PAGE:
Chinese nationals detained for VoIP scams in Cambodia
PHNOM PENH (The Phnom Penh Post/ANN) - The National Police detained 105 Chinese nationals for their suspected involvement in Voice over Internet Protocol (VoIP) scams and living in the country without proper documentation.
The National Police detained 105 Chinese nationals including 10 women
on Monday for their suspected involvement in Voice over Internet
Protocol (VoIP) scams and living in the country without proper
The suspects were detained after authorities conducted a raid at the
Suntown Commercial Building in Sen Sok’s district O’Bek Ka’am commune in
Phnom Penh, a statement issued on its website by the National Police
Its spokesman Chhay Kim Khoeun told The Post on Tuesday that
some of the suspects were wanted in China for crimes committed there.
“I cannot share exactly what crimes they engaged in since we are
currently questioning them, but the 105 Chinese nationals will surely be
deported to their country of origin at the end of procedures. Some of
the suspects are wanted in China for crimes committed there,” he said.
Police confiscated 191 mobile phones, four laptops, two tablets, a car, and 47 passports as evidence.
Vattanac Mongkul, the director of the National Police’s Department of
Investigation and Procedure, led the operation in cooperation with
Phnom Penh Municipal Court deputy prosecutor Seng Heang.
Department of Immigration spokesperson Ath Bunny said he had not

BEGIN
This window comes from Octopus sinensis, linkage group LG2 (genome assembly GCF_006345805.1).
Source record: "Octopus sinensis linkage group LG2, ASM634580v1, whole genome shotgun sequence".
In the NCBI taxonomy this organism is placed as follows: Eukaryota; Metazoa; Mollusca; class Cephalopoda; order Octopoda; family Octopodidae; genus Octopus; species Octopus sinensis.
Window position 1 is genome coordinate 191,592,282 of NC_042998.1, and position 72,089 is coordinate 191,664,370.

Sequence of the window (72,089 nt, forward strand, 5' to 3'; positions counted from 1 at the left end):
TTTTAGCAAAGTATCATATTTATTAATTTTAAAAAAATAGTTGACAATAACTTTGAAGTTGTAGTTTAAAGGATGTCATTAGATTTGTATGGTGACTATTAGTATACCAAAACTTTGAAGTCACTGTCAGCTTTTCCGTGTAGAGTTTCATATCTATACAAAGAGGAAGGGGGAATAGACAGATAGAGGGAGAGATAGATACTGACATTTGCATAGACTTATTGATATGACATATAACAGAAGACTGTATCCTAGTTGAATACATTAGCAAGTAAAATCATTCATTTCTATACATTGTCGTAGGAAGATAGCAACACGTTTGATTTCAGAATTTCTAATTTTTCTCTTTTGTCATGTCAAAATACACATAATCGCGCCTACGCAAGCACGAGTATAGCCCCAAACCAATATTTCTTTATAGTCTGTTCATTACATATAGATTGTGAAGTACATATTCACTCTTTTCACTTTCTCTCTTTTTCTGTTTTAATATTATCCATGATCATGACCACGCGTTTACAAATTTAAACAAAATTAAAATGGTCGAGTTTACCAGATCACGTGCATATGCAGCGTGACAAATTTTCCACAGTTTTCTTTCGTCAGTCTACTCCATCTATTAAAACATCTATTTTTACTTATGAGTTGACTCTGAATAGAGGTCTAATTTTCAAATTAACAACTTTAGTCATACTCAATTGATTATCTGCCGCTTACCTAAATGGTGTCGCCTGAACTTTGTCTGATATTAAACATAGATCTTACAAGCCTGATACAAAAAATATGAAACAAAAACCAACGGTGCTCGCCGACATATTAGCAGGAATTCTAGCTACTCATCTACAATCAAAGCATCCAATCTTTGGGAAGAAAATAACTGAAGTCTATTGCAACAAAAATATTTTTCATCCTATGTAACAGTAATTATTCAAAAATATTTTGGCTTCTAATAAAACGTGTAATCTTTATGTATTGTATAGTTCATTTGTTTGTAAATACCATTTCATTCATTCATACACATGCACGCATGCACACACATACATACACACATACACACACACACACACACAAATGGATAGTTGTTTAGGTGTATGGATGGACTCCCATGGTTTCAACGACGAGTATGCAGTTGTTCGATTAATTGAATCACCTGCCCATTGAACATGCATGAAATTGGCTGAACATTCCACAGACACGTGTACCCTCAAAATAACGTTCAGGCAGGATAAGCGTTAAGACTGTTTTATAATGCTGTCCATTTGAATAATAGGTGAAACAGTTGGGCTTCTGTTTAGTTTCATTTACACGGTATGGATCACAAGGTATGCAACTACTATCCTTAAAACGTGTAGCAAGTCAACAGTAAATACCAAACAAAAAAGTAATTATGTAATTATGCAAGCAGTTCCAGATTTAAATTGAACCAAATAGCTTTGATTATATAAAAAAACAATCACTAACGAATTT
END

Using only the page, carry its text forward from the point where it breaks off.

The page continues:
received a report regarding the arrests as National Police chief Neth
Savoeun was leading investigations.
On August 28, China’s Ministry of Public Order deployed two aircraft
to assist in the deportation of 150 Chinese nationals from Phnom Penh
after they were arrested for VoIP-related crimes.
On August 18, the government issued a directive halting the issuance
of licences for online gambling, stating that such operations had
provided foreign nationals with the opportunity to secretly run online
money extortion scams.
San Chey, the executive director of NGO Affiliated Network for Social
Accountability, implored the authorities to investigate whether the
high number of Chinese nationals who immigrated to Cambodia was
protected by corrupt officials.
“The negligence of our authorities has allowed Chinese citizens to
commit crimes even after they were checked on time and time again. They
live differently from other foreigners . . . they live in packs in
condos and villas,” said Chey.